Walter Purvis, my very analytical colleague at Data Mobility Group, wrote in to call me on an apparent contradiction:

Yesterday you were flogging EMC for “the lack of a vision, or goal, that EMC is aiming for… where is EMC investing its R&D dollars to create the products, services and architectures that customers will need in three years?”

Today, you say “please, spare me your roadmap.”

Do you or do you not want EMC to tell you where it’s going? Please clarify.

(You’re ludicrously wrong about EMC not having a vision, of course, but that’s a different matter.)

Hey, George Herbert Walker Bush never got “the vision thing” either
Walter asks a good question: if I am not impressed by roadmaps, what do I want? A fluff-laden detour into technology la-la land?


What works for me, and may not work for anyone else, is something more basic. I like to know how people think about problems. Do they integrate a lot of seemingly disparate data points? Do they look at long term secular trends, especially exponential ones, and do the math to arrive at reasonable conclusions? [Power factors are something people are congenitally awful at, even folks with Ph.Ds.] Can they articulate when the trends will create new solution sets or challenges? Things like that.

At other companies, that is what CTOs do. Maybe Mr. Nick is doing it, and I haven’t seen it.

It is partly psychological. Task-oriented people say “show me the roadmap and I’ll know the answers to all those questions.” Me, I don’t trust roadmaps out beyond 12 months. Can you say “de-commit?”

We live in interesting times
Late ’80s IBM had a lot of roadmaps, great technology, smart people. And John Akers was driving them off a cliff. It took a few years for that to become obvious to the board. Another couple of years to figure out what they needed. Wrenching change. Which Lou Gerstner provided with a rethinking of IBM’s problems and market approach.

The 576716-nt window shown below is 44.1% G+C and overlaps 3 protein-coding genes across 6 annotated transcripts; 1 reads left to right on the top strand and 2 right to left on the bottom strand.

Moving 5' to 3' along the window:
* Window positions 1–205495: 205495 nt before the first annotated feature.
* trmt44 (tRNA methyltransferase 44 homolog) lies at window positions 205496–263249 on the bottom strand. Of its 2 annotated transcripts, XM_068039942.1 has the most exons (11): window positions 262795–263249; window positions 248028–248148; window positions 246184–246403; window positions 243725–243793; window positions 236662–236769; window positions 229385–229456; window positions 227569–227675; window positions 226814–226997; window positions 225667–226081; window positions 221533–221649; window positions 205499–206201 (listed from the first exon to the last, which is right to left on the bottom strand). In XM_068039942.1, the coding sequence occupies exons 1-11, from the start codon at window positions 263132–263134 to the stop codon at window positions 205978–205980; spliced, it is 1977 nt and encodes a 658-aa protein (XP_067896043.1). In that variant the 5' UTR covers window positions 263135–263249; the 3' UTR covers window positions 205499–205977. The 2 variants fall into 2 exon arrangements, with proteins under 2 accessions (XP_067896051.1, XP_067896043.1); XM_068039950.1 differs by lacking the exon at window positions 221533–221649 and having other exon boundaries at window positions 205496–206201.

It isn’t about product roadmaps
I know that EMC has been hard at work remaking themselves as a software company, with some success. I know they’ve been hiring storage engineers to create VMware-based storage products. They’ve even gotten a few cluster storage patents. Mr. Nick is a pioneer in grid computing, right up there with Ian Foster. Good stuff, all.

Is EMC planning massive grid-based storage? They could be. If I’d gone to their analyst meeting I might even know. I just couldn’t tell you.

Is Dick Cheney EMC’s VP of PR?
What about the innovation network that was just announced? Good concept. Mary Jander captures how EMC’s “command and control” mindset turns a potentially worthy effort into an inept looking marketing ploy. Maybe the new board can help the company start acting like an adult instead of a sullen adolescent.

I do have some sympathy for the company. It isn’t easy being EMC. Compared to IBM and HP, they are tiny. A big chunk of their revenue comes from Dell, who could drop them in a heart beat. High growth and surging stock price are behind them, not ahead. Their corporate culture and track record makes them much less admired than NetApp and Seagate. Not to mention pesky bloggers.

The StorageMojo take
This all started with my comment that I chose not to go to EMC annual analyst meeting because they require an NDA. Most analysts go anyway and I don’t judge them. I made a choice, I informed EMC analyst relations and PR, and I’ve offered my opinion through my personal blog. I’m happy to live with consequences of my decision. EMC might rethink it, but I won’t be surprised if they don’t. Or they could explain it better. I’m open to persuasion.

The irony is that I have a lot of admiration for EMC. I just feel they are operating far below their potential. I’d like to see them live up to the ideals their website. Eat their own young and reinvent the storage industry.

And for all you EMC’ers who feel I’ve been so-o-o unfair: I’ve been even harder on Sun. So count your blessings. And learn to play well with others.

Comments welcome. I’d especially like to hear from anyone who’s met Richard Egan and either Ken Olsen or An Wang. What were your impressions?